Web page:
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      Epileptiform Neuronal Discharges Impair Astrocyte Syncytial Isopotentiality in Acute Hippocampal Slices


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          Astrocyte syncytial isopotentiality is a physiological mechanism resulting from a strong electrical coupling among astrocytes. We have previously shown that syncytial isopotentiality exists as a system-wide feature that coordinates astrocytes into a system for high efficient regulation of brain homeostasis. Neuronal activity is known to regulate gap junction coupling through alteration of extracellular ions and neurotransmitters. However, the extent to which epileptic neuronal activity impairs the syncytial isopotentiality is unknown. Here, the neuronal epileptiform bursts were induced in acute hippocampal slices by removal of Mg 2+ (Mg 2+ free) from bath solution and inhibition of γ-aminobutyric acid A (GABA A) receptors by 100 µM picrotoxin (PTX). The change in syncytial coupling was monitored by using a K + free-Na +-containing electrode solution ([Na +] p) in the electrophysiological recording where the substitution of intracellular K + by Na + ions dissipates the physiological membrane potential (V M) to ~0 mV in the recorded astrocyte. However, in a syncytial coupled astrocyte, the [Na +] p induced V M loss can be compensated by the coupled astrocytes to a quasi-physiological membrane potential of ~73 mV. After short-term exposure to this experimental epileptic condition, a significant closure of syncytial coupling was indicated by a shift of the quasi-physiological membrane potential to −60 mV, corresponding to a 90% reduction of syncytial coupling strength. Consequently, the closure of syncytial coupling significantly decreased the ability of the syncytium for spatial redistribution of K + ions. Altogether, our results show that epileptiform neuronal discharges weaken the strength of syncytial coupling and that in turn impairs the capacity of a syncytium for spatial redistribution of K + ions.

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          Sulforhodamine 101 as a specific marker of astroglia in the neocortex in vivo.

          Glial cells have been identified as key signaling components in the brain; however, methods to investigate their structure and function in vivo have been lacking. Here, we describe a new, highly selective approach for labeling astrocytes in intact rodent neocortex that allows in vivo imaging using two-photon microscopy. The red fluorescent dye sulforhodamine 101 (SR101) was specifically taken up by protoplasmic astrocytes after brief exposure to the brain surface. Specificity was confirmed by immunohistochemistry. In addition, SR101 labeled enhanced green fluorescent protein (EGFP)-expressing astrocytes but not microglial cells in transgenic mice. We used SR101 labeling to quantify morphological characteristics of astrocytes and to visualize their close association with the cortical microvasculature. Furthermore, by combining this method with calcium indicator loading of cell populations, we demonstrated distinct calcium dynamics in astroglial and neuronal networks. We expect SR101 staining to become a principal tool for investigating astroglia in vivo.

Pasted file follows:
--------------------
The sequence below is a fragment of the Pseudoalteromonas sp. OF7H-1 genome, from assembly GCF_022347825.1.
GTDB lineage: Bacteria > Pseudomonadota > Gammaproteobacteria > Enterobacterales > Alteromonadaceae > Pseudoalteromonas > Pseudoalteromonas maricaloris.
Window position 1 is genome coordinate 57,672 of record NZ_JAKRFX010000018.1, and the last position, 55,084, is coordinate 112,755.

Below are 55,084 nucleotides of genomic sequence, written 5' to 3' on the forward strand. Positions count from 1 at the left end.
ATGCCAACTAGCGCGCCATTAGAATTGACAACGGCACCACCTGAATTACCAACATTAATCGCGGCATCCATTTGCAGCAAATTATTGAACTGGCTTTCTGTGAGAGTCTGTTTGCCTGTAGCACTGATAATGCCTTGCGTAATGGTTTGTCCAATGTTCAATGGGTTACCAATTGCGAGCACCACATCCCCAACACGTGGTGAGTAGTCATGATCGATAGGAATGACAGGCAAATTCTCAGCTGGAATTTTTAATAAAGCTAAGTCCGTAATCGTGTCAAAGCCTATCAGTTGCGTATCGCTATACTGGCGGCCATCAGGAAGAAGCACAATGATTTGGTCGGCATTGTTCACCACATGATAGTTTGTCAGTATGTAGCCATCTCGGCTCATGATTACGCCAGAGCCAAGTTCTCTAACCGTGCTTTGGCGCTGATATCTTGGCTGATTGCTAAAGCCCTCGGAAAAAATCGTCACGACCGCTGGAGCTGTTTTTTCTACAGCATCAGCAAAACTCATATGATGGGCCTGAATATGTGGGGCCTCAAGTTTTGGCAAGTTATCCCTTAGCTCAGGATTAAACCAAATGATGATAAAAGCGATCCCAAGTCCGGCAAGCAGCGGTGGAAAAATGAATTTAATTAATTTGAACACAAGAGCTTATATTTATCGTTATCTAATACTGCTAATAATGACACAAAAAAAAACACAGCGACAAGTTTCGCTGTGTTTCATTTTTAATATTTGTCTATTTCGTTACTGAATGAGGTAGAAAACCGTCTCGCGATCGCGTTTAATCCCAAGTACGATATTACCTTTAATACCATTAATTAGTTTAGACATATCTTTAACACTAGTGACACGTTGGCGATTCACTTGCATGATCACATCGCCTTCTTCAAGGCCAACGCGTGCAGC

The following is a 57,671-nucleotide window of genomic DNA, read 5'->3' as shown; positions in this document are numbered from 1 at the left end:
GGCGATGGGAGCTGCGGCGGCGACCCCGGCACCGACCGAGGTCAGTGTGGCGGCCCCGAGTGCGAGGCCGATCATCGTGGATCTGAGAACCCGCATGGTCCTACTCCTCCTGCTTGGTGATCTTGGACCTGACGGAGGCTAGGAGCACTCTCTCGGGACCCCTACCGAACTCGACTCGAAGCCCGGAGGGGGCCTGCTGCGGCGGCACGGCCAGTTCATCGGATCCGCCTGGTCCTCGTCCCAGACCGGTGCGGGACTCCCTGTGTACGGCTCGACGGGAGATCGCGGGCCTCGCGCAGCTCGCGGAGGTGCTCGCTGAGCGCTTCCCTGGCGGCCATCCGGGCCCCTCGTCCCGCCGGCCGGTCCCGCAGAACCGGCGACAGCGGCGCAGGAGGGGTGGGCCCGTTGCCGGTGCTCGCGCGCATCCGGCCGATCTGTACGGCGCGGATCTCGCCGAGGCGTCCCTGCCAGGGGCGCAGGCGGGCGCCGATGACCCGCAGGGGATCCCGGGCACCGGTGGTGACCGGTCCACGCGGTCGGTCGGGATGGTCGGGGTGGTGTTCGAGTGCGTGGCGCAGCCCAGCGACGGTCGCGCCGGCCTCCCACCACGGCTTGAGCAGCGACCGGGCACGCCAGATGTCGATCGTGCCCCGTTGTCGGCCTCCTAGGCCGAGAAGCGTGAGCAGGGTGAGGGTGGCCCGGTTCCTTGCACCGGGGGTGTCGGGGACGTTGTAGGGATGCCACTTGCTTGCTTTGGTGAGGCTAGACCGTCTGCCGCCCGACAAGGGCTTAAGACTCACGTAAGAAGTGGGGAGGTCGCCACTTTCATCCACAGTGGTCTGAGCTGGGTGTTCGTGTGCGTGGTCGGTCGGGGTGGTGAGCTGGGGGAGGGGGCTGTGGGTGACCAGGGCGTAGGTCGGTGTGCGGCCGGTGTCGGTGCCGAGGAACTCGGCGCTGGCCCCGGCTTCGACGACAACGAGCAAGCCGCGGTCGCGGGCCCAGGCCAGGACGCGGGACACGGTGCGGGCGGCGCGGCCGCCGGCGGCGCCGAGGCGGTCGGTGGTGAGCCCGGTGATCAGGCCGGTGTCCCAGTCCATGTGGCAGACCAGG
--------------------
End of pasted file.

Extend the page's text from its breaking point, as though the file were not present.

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            Tuned responses of astrocytes and their influence on hemodynamic signals in the visual cortex.

            Astrocytes have long been thought to act as a support network for neurons, with little role in information representation or processing. We used two-photon imaging of calcium signals in the ferret visual cortex in vivo to discover that astrocytes, like neurons, respond to visual stimuli, with distinct spatial receptive fields and sharp tuning to visual stimulus features including orientation and spatial frequency. The stimulus-feature preferences of astrocytes were exquisitely mapped across the cortical surface, in close register with neuronal maps. The spatially restricted stimulus-specific component of the intrinsic hemodynamic mapping signal was highly sensitive to astrocyte activation, indicating that astrocytes have a key role in coupling neuronal organization to mapping signals critical for noninvasive brain imaging. Furthermore, blocking astrocyte glutamate transporters influenced the magnitude and duration of adjacent visually driven neuronal responses.
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              Effect of nerve impulses on the membrane potential of glial cells in the central nervous system of amphibia.


                Author and article information

                Brain Sci
                Brain Sci
                Brain Sciences
                02 April 2020
                April 2020
                : 10
                : 4
                : 208
                [1 ]Department of Neuroscience, The Ohio State University Wexner Medical Center, Columbus, OH 43210 USA; Qi.Wang@ 123456osumc.edu (Q.W.); wwang@ 123456hust.edu.cn (W.W.); Aten.19@ 123456osu.edu (S.A.); kiyoshi.1@ 123456osu.edu (C.M.K.)
                [2 ]Department of Physiology, School of Basic Medicine, Tongji Medical College, Huazhong University of Science and Technology, Wuhan 430030, China
                Author notes
                [* ]Correspondence: du.377@ 123456osu.edu (Y.D.); zhou.787@ 123456osu.edu (M.Z.); Tel.: +1-614-366-9409 (Y.D.); +1-614-366-9406 (M.Z.)
                Author information
                © 2020 by the authors.

                Licensee MDPI, Basel, Switzerland. This article is an open access article distributed under the terms and conditions of the Creative Commons Attribution (CC BY) license ( http://creativecommons.org/licenses/by/4.0/).

                : 29 February 2020
                : 31 March 2020

                astrocytes,gap junction,astrocyte syncytial isopotentiality,epilepsy,potassium homeostasis


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